In Marin / CURRENTS
9 QUESTIONS FOR
As the San Rafael Pacifics enjoy a second season in sunny Albert Park, the team’s
general manager and president, Mike Shapiro, finally has time to sit in the stands and
enjoy a hot dog. His team has found a home. A new league,
a new venue, a new market and a handful of noisy detractors all
posed challenges for the Pacifics last year, but none of these
obstacles prevented the team from cinching the 2012 North
American League Championship. While the success was a group effort, much
of the credit can go to Shapiro. Over the past 25 years, Shapiro has worked
with some of the most famous athletes in the country. No stranger to egos,
regulations and the need for capital, Shapiro was a natural choice for general
manager of Marin’s first and only professional sports team. MIMI TOWLE
1Why Marin? Most independent minor league teams ucceed in a place where there is not much else
going on, like Oroville. That does not describe Marin,
but so far, so good.
makes him the heart and soul of the team.
And Steve Detwiler, No. 15, a great player
from San Rafael, was MVP in the college
world series and his dad, a contractor, has even
helped out around the field.
2Are your kids sporty? Yes, my oldest son, Harry, was a pitcher for Redwood High School and is playing in college. My youngest is on the football team at
Redwood. I met my wife, Jane, while working for the
Giants — I guess you can say we’re a sporty family.
3What’s in the name? It’s basically a confluence of culture and geography. I wanted to respect the tradition of baseball names like Athletics and Nationals, as
well as respect our surrounding environment.
7If you were to compare a team member to a Ferrari, who would it be? I have to pick a few.
Chase Fontaine, No. 2, plays left field — he’s got
the name — was a high draft choice, drafted by the
Braves, dashing, the complete package. Christian
Scholl, No. 9, a classic pitcher from the Angels who
will give Fontaine a run for his money, as will Brodie
Downs, who has a mean submarine pitch. And then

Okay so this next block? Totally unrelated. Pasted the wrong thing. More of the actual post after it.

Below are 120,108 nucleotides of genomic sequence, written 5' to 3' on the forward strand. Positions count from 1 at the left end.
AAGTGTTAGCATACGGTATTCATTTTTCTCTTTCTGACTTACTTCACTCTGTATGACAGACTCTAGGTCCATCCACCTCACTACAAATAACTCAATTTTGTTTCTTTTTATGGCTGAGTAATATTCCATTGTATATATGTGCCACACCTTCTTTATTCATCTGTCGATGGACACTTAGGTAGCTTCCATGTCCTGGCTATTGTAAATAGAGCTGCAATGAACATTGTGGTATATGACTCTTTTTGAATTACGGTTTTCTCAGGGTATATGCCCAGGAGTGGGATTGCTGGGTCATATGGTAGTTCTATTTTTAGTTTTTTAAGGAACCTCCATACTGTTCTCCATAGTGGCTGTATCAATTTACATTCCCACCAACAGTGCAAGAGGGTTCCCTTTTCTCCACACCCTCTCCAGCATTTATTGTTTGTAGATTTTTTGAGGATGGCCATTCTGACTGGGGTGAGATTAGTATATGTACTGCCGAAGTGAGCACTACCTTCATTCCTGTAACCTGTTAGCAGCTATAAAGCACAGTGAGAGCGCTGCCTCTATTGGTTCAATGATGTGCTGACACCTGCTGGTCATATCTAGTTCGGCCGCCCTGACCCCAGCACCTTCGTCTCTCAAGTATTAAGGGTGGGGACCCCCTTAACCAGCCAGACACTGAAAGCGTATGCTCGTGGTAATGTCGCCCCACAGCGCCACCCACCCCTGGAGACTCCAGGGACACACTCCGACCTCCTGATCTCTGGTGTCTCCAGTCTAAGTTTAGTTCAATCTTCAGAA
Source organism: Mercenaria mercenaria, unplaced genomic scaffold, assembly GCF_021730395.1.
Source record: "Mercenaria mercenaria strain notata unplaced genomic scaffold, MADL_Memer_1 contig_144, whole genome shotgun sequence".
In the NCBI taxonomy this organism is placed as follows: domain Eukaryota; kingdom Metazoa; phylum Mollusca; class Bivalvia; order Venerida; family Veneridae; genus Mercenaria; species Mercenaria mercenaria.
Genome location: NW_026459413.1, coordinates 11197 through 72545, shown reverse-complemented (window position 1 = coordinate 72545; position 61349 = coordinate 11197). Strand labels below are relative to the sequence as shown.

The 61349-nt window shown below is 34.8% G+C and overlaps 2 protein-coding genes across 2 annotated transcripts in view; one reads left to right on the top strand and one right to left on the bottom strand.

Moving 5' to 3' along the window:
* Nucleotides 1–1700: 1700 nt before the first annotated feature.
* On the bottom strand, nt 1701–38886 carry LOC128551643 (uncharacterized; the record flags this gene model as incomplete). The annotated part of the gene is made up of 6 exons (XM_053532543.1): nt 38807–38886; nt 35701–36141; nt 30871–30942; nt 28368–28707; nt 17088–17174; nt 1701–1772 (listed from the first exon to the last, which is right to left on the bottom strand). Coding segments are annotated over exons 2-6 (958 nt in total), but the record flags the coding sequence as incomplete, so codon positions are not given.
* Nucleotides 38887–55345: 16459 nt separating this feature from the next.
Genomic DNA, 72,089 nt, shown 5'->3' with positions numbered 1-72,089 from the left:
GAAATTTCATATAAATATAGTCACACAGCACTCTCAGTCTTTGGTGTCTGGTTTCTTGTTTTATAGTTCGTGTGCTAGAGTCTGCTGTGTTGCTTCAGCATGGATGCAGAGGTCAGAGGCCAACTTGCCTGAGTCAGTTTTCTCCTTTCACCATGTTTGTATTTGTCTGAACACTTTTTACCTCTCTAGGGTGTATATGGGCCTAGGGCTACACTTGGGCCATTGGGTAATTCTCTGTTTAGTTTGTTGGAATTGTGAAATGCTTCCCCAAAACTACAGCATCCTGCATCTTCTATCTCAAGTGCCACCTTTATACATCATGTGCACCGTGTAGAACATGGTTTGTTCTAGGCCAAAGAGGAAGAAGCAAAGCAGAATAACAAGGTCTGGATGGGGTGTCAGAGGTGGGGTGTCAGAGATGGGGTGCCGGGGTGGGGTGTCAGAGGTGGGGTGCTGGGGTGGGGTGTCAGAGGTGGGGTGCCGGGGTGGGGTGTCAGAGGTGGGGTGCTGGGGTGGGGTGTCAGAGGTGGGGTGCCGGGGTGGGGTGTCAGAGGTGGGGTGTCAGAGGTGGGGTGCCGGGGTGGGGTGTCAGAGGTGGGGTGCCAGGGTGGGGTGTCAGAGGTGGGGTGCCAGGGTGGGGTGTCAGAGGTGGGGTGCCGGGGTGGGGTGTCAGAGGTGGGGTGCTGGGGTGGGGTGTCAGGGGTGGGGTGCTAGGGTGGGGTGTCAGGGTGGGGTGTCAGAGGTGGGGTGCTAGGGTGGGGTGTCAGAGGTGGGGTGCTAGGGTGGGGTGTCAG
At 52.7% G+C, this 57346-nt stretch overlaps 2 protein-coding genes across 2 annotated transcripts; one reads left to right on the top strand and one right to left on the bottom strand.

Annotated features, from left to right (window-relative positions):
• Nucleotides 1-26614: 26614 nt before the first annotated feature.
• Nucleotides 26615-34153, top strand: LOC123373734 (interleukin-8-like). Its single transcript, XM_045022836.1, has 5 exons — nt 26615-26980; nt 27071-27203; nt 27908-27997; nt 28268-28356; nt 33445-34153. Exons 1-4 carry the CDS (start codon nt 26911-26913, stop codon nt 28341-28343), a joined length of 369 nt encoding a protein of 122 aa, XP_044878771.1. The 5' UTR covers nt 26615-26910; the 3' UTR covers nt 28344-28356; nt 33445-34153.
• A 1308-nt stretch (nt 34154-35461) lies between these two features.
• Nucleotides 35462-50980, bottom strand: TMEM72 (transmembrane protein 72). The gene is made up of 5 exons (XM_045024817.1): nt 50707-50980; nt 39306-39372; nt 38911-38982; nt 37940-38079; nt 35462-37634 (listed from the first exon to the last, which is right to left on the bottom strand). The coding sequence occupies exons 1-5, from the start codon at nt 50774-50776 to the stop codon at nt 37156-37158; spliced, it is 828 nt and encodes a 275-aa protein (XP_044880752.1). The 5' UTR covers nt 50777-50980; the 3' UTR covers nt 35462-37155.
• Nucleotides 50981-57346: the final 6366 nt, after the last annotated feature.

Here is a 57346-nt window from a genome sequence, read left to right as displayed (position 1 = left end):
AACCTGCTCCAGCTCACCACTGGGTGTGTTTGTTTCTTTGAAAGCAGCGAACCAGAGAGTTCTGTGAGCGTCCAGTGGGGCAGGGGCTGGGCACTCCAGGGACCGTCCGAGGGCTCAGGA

our closer, Colin Allen. I could go on.
4Who are your mentors? Two in particular: Corey Busch (S.F. Giants) and Stan Kasten (Atlanta Braves
and Washington Nationals), two of the most brilliant
minds in the sports business. And in a short stint with
Tiger Woods back in 1997, I learned just how dedicated
someone has to be to at their craft to achieve his status.
I was also caught off-guard by his obsession with junk
food. For such a healthy kid, he loved his Taco Bell.
8Besides hot dogs, what else is on the menu? My wife runs the concession stand Jane’s First
Base Cafe, where she sells barbecue tri-tip sandwich,
slices from West Brooklyn Pizza and a chili unique to
Cincinnati, the birthplace of professional baseball,
called Skyline Chili.
5Best part of watching a game at Albert Park? When you walk through the gate you’ve gone back
to the 1950s, a time of good old-fashioned fun and good
6Whom should we watch for? Two returnees from last year top my list. Maikel Jova, No. 10, everyone calls
him Papi. He has escaped twice from Cuba on a raft, he’s
31, a big burly guy who plays right field; his great attitude
9What are your goals? In my business we work to create the ultimate fan experience. At the
end of a game we want that proverbial family of
four to leave the field after having a great night
— young kids playing wiffle ball, Mom enjoying
a glass of wine, Dad has his beer and someone
says, “Oh, who won?” The game is the centerpiece but it is not the entire experience. M